Balancing on a Tightrope: Training, Racing, Family, Work, and Life with Luke Jones

 

Triathlon is a lifestyle sport. It’s a fact that triathlon is a very time-consuming and as an amateur balancing other life’s commitments can be challenging. Finding time to swim, bike, run while working a full time job, spending time with the family, having downtime, and going racing is like balancing on a tightrope. The demands of the sport motivate us to rise at a time of day that seems crazy to most so we can fit in the training to achieve our best performances.

 

Time

Work takes a fixed amount of time each week, and we split the balance that remains amongst eating, sleeping, spending time with family/friends and hobbies (In my case triathlon!). My body seems to react well to volume as a stimulus and to increase my training load, this typically requires more time. Unfortunately, this increase in training time is often at the expense of spending time with family/friends, as it’s not just the time spent training, but also the time needed to recover, which is just as important. Training becomes my social outlet as I spend all other remaining time being a Dad which is the most important thing I can do!

Training with a group provides an extra level of motivation and more importantly, accountability. However, I find it very time-efficient to train from my front door as much possible even if it is solo. The benefits of this aside from the obvious (time) is training specific to your goals, exploring and finding new tracks around the local area. When possible I’ll join in group training but will generally add the commute from home to the meeting point for added volume.

Compromise

As a triathlon age grouper with a family, I feel managing training is about being willing to compromise. Fitting the long sessions in is the most difficult. For example, I’ll get up at 4am so I can fit in a long ride and be home take my kids to their morning swim lessons. The trouble I then run into is that the day has started for my family and its go-go-go. By 3-4pm I really start to struggle and need some rest (maybe I’m just getting old), but do my children understand? Not really. So it’s about compromise, I’ll get up a little later, skip that café break to maximise my time riding and still be able to function throughout the day with the family. I can always do another hour in the early evening when kids have gone to bed if I really need the volume. Don’t be afraid to split up a long session, yes it’s not ideal, but it’s still valuable training. By taking this approach, it reduces the chances of getting run down and sick (higher injure risk too!). A few weeks of regular training is always better than an epic week of training followed by sickness. Consistency is the key!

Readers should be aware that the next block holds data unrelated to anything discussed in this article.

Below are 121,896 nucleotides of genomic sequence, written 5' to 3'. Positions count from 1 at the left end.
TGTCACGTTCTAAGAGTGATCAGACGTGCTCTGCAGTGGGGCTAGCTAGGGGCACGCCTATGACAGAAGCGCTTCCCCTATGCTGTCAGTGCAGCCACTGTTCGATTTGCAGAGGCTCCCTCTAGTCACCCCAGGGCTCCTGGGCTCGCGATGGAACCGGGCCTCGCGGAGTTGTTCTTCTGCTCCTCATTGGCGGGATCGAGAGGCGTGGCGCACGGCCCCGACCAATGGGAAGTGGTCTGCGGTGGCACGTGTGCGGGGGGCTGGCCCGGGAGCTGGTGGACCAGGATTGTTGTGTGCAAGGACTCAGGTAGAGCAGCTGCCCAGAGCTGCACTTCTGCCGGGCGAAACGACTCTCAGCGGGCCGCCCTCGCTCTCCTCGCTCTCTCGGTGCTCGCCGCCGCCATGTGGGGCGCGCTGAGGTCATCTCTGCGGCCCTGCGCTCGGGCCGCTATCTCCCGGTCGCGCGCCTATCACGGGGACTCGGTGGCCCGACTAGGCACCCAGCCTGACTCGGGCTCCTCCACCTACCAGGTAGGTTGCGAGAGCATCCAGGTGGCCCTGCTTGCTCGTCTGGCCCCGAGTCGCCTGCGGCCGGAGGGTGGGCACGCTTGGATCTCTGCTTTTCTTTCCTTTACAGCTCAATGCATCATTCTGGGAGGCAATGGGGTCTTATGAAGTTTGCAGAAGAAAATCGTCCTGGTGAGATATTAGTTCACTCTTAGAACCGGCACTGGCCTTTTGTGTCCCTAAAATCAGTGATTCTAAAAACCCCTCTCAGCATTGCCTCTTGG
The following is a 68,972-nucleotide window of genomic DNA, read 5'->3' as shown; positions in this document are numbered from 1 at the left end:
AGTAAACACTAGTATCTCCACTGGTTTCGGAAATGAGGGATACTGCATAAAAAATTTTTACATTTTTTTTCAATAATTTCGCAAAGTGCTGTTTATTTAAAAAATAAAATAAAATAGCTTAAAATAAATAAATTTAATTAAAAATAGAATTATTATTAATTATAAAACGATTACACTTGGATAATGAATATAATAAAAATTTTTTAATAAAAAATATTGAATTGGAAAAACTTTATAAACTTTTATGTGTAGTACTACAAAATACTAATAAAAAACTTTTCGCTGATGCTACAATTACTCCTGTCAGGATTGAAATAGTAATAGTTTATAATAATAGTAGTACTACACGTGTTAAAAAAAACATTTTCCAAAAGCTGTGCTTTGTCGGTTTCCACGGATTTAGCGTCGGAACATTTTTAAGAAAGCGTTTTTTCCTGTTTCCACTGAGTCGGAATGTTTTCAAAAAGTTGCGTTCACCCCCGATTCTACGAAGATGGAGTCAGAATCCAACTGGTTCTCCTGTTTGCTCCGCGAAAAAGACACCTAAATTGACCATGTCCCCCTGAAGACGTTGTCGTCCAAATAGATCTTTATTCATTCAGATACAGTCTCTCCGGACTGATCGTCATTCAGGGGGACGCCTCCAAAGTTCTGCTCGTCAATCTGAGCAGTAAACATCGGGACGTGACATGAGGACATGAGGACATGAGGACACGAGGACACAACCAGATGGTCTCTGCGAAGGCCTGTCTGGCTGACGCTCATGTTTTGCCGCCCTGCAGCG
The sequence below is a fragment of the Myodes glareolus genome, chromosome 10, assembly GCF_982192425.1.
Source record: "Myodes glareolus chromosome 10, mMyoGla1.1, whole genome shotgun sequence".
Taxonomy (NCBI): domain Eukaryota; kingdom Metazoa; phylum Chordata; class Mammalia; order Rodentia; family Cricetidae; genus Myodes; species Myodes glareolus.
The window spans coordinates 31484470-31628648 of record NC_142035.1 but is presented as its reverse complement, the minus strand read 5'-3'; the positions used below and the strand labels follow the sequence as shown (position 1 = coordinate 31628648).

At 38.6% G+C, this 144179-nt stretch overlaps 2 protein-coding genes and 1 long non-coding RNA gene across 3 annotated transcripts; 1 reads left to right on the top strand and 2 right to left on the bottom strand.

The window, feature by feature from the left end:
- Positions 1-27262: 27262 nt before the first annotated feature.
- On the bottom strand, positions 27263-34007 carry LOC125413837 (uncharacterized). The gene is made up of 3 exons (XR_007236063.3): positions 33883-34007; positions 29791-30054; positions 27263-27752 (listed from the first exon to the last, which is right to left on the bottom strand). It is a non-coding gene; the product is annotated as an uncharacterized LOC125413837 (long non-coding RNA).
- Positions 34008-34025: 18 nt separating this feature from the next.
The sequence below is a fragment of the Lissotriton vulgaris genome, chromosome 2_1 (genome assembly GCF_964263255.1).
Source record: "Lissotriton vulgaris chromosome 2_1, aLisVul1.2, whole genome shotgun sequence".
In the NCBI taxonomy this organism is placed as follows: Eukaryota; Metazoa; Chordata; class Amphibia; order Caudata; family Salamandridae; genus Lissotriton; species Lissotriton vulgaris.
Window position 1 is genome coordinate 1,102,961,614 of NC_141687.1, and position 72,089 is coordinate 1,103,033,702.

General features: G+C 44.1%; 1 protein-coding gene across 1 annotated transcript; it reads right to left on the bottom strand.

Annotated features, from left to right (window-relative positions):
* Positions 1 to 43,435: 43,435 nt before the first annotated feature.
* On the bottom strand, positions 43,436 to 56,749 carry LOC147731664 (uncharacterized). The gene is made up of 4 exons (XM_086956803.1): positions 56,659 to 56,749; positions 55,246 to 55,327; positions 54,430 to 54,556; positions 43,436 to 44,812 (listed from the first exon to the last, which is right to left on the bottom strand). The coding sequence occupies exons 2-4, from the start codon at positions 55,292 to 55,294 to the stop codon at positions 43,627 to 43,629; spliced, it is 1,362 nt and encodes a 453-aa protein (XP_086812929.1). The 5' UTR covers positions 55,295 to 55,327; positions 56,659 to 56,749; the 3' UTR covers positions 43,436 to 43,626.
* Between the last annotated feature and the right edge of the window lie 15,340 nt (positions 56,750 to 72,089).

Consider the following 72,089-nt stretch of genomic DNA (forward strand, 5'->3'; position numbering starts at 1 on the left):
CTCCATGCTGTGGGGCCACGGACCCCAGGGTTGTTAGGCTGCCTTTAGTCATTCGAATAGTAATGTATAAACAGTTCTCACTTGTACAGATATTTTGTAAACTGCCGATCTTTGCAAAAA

Rest

The biggest challenge for an amateur isn’t so much about doing the training, but more around getting the rest to recover appropriately. When swim, bike and running multiple times a week, the difficulty then becomes getting enough rest to make the most of the training. The best way to recover is more sleep, specifically going to bed earlier! But also I’ve found putting 15mins into my work calendar for a quick nap does wonders. Maybe consider a nap instead of that 2nd coffee break?

 

Communicate

Communicating with your partner is another critical element to balance life’s commitments. Let them know you are planning a bigger ride and you won’t be back before a certain time. It’s better than being stressed on the ride and potentially making some silly mistakes trying to get back in time. Get your partner involved in your race decisions, are there any destinations they want to do a racecation at? Explain to them what triathlon means to you and let them know what is your important A race. This can allow you more time to focus for those several weeks leading up to that race as a break from triathlon will follow it. But also remember that triathlon is a sport and relationships should always take priority. Having good relationships helps to reduce stress, and this has shown to help recovery and your performance.

Full Life

Triathlon is an endurance sport, and building stamina takes time. So finding the right balance is key to longevity in the sport. If I’m being honest, I still haven’t figured how best to balance all of life’s demands while also doing the optimal training, but this is part of being an amateur! However, rather than focusing on what I can’t do because of other commitments, I look at how full my life is and the relationships I have. This brings a fullness to life that cannot be satisfied by winning races. I feel I'm a better racer for my relationships too, often thinking during a race when it's challenging, ‘don’t give up, set an example for my kids!’. I’m thankful for the full life that I try to balance on a tightrope. Hopefully, some of my pointers can help you make the best of the time available. I’d love to hear if you have any recommendations.